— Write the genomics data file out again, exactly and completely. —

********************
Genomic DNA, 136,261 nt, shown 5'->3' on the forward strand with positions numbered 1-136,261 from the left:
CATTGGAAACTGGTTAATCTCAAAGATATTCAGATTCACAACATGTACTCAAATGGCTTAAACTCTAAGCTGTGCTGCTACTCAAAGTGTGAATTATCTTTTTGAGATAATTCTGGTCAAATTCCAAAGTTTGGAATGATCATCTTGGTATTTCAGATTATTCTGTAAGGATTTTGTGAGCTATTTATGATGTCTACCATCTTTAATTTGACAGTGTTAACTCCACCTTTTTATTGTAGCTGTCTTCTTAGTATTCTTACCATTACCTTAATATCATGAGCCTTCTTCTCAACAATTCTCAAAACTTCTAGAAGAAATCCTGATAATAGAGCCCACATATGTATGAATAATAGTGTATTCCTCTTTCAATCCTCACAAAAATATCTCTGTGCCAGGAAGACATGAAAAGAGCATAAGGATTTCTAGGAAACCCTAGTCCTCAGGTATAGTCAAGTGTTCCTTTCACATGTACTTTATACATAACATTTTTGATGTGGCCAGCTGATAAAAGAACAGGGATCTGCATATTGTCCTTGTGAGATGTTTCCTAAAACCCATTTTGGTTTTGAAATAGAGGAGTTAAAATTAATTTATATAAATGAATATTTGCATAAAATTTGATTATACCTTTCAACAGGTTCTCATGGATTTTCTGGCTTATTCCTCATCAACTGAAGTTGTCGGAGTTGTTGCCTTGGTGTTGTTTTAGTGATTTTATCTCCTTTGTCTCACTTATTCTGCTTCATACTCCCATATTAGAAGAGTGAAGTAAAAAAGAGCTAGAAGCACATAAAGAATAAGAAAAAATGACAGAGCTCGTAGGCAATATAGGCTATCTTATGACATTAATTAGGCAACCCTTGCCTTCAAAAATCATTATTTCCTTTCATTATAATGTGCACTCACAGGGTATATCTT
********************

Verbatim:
Genomic DNA, 136,261 nt, shown 5'->3' on the forward strand with positions numbered 1-136,261 from the left:
CATTGGAAACTGGTTAATCTCAAAGATATTCAGATTCACAACATGTACTCAAATGGCTTAAACTCTAAGCTGTGCTGCTACTCAAAGTGTGAATTATCTTTTTGAGATAATTCTGGTCAAATTCCAAAGTTTGGAATGATCATCTTGGTATTTCAGATTATTCTGTAAGGATTTTGTGAGCTATTTATGATGTCTACCATCTTTAATTTGACAGTGTTAACTCCACCTTTTTATTGTAGCTGTCTTCTTAGTATTCTTACCATTACCTTAATATCATGAGCCTTCTTCTCAACAATTCTCAAAACTTCTAGAAGAAATCCTGATAATAGAGCCCACATATGTATGAATAATAGTGTATTCCTCTTTCAATCCTCACAAAAATATCTCTGTGCCAGGAAGACATGAAAAGAGCATAAGGATTTCTAGGAAACCCTAGTCCTCAGGTATAGTCAAGTGTTCCTTTCACATGTACTTTATACATAACATTTTTGATGTGGCCAGCTGATAAAAGAACAGGGATCTGCATATTGTCCTTGTGAGATGTTTCCTAAAACCCATTTTGGTTTTGAAATAGAGGAGTTAAAATTAATTTATATAAATGAATATTTGCATAAAATTTGATTATACCTTTCAACAGGTTCTCATGGATTTTCTGGCTTATTCCTCATCAACTGAAGTTGTCGGAGTTGTTGCCTTGGTGTTGTTTTAGTGATTTTATCTCCTTTGTCTCACTTATTCTGCTTCATACTCCCATATTAGAAGAGTGAAGTAAAAAAGAGCTAGAAGCACATAAAGAATAAGAAAAAATGACAGAGCTCGTAGGCAATATAGGCTATCTTATGACATTAATTAGGCAACCCTTGCCTTCAAAAATCATTATTTCCTTTCATTATAATGTGCACTCACAGGGTATATCTT